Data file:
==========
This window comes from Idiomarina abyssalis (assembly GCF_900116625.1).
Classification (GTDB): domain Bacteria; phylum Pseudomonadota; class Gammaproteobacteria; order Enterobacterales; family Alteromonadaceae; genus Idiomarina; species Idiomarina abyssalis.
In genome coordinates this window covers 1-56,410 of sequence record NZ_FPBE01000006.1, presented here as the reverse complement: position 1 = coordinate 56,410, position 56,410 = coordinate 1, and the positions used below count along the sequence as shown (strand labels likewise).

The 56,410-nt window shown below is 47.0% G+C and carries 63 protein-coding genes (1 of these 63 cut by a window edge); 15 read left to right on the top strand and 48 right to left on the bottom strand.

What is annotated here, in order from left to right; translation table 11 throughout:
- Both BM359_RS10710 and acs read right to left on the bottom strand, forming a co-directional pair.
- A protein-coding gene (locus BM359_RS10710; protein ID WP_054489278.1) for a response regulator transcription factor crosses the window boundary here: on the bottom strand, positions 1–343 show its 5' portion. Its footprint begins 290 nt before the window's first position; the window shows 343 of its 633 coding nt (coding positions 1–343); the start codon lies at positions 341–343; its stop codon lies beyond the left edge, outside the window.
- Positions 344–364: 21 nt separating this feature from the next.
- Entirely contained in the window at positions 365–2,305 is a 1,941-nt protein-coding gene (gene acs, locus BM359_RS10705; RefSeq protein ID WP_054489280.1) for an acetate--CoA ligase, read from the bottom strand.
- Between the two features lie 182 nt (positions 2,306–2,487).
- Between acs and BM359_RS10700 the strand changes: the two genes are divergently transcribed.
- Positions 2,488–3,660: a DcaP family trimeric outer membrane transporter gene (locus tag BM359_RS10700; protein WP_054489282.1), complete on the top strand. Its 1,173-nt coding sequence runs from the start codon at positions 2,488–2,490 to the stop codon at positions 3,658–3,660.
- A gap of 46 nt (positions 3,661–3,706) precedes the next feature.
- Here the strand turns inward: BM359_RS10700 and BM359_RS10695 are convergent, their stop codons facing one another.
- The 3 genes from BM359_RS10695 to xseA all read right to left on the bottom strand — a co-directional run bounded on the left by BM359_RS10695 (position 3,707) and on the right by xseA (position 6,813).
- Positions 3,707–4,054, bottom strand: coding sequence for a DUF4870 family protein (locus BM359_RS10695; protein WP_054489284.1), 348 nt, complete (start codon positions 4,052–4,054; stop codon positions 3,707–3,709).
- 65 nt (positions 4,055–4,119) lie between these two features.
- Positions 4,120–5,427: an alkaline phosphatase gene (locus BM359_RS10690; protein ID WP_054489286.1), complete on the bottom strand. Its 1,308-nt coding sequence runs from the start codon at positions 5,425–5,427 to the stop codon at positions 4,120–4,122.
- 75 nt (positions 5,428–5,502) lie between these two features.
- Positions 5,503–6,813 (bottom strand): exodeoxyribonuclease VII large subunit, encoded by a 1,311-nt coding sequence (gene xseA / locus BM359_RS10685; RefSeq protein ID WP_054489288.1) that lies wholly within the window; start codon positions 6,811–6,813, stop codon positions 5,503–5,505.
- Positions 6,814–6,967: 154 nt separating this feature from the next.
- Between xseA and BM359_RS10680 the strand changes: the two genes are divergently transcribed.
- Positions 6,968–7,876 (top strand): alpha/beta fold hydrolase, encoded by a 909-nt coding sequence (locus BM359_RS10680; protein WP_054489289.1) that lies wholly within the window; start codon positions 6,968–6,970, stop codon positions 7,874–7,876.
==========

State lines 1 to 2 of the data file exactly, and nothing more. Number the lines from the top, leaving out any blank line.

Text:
This window comes from Idiomarina abyssalis (assembly GCF_900116625.1).
Classification (GTDB): domain Bacteria; phylum Pseudomonadota; class Gammaproteobacteria; order Enterobacterales; family Alteromonadaceae; genus Idiomarina; species Idiomarina abyssalis.